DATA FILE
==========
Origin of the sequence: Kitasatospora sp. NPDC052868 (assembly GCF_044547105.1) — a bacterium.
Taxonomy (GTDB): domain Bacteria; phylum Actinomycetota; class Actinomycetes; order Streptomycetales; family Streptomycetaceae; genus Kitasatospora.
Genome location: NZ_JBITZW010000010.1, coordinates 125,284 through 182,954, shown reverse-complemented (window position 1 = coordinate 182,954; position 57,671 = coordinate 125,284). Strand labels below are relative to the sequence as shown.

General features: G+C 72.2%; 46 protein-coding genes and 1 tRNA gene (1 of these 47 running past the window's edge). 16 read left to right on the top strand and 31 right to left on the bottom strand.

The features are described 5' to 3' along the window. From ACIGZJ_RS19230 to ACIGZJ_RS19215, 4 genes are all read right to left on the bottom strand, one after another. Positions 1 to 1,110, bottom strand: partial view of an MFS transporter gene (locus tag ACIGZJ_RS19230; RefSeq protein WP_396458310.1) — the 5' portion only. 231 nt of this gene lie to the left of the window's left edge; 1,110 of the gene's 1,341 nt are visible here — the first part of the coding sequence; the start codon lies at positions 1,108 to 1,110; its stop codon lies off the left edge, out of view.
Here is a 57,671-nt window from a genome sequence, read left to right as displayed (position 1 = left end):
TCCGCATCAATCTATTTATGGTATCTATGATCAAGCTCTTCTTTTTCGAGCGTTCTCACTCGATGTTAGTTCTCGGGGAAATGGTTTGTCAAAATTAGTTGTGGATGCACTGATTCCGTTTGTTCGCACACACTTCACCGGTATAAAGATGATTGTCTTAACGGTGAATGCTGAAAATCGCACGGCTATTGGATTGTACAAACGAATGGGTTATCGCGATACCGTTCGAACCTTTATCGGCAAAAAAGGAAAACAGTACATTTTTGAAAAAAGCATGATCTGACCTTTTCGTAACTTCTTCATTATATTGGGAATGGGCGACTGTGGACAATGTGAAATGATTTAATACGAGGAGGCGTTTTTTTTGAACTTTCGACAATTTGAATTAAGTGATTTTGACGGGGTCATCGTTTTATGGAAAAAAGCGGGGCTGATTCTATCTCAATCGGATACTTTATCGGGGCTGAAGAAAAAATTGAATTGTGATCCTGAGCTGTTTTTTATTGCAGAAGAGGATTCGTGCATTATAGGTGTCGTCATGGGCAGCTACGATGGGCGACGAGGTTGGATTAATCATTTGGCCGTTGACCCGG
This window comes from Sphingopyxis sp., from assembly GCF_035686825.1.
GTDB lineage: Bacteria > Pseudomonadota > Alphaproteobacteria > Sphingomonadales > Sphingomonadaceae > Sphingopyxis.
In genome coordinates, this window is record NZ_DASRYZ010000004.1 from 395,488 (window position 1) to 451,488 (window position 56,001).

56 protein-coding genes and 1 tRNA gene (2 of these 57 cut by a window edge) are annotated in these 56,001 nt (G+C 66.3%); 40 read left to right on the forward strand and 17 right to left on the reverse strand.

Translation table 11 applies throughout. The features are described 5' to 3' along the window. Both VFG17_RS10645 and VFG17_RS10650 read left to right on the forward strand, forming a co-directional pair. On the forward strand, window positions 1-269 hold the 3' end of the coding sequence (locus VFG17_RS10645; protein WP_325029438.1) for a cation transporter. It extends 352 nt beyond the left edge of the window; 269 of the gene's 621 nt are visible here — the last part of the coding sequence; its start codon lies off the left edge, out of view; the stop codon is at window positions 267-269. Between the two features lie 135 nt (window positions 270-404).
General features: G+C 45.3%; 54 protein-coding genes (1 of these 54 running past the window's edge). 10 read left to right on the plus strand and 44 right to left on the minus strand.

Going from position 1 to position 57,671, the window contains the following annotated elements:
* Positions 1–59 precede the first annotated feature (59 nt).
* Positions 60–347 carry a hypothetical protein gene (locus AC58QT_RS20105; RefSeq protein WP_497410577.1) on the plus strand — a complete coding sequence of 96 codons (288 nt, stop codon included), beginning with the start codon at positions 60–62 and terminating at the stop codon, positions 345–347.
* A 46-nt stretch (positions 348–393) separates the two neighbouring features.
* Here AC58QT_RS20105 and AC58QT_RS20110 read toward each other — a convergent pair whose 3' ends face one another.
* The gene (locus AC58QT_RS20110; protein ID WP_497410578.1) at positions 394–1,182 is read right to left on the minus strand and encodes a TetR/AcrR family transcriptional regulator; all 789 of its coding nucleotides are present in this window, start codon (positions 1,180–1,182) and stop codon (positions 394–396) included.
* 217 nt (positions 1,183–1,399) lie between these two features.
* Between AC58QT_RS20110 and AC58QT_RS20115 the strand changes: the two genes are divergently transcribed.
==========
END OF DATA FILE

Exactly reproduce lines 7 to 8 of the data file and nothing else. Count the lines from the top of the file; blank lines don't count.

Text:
TCCGCATCAATCTATTTATGGTATCTATGATCAAGCTCTTCTTTTTCGAGCGTTCTCACTCGATGTTAGTTCTCGGGGAAATGGTTTGTCAAAATTAGTTGTGGATGCACTGATTCCGTTTGTTCGCACACACTTCACCGGTATAAAGATGATTGTCTTAACGGTGAATGCTGAAAATCGCACGGCTATTGGATTGTACAAACGAATGGGTTATCGCGATACCGTTCGAACCTTTATCGGCAAAAAAGGAAAACAGTACATTTTTGAAAAAAGCATGATCTGACCTTTTCGTAACTTCTTCATTATATTGGGAATGGGCGACTGTGGACAATGTGAAATGATTTAATACGAGGAGGCGTTTTTTTTGAACTTTCGACAATTTGAATTAAGTGATTTTGACGGGGTCATCGTTTTATGGAAAAAAGCGGGGCTGATTCTATCTCAATCGGATACTTTATCGGGGCTGAAGAAAAAATTGAATTGTGATCCTGAGCTGTTTTTTATTGCAGAAGAGGATTCGTGCATTATAGGTGTCGTCATGGGCAGCTACGATGGGCGACGAGGTTGGATTAATCATTTGGCCGTTGACCCGG
This window comes from Sphingopyxis sp., from assembly GCF_035686825.1.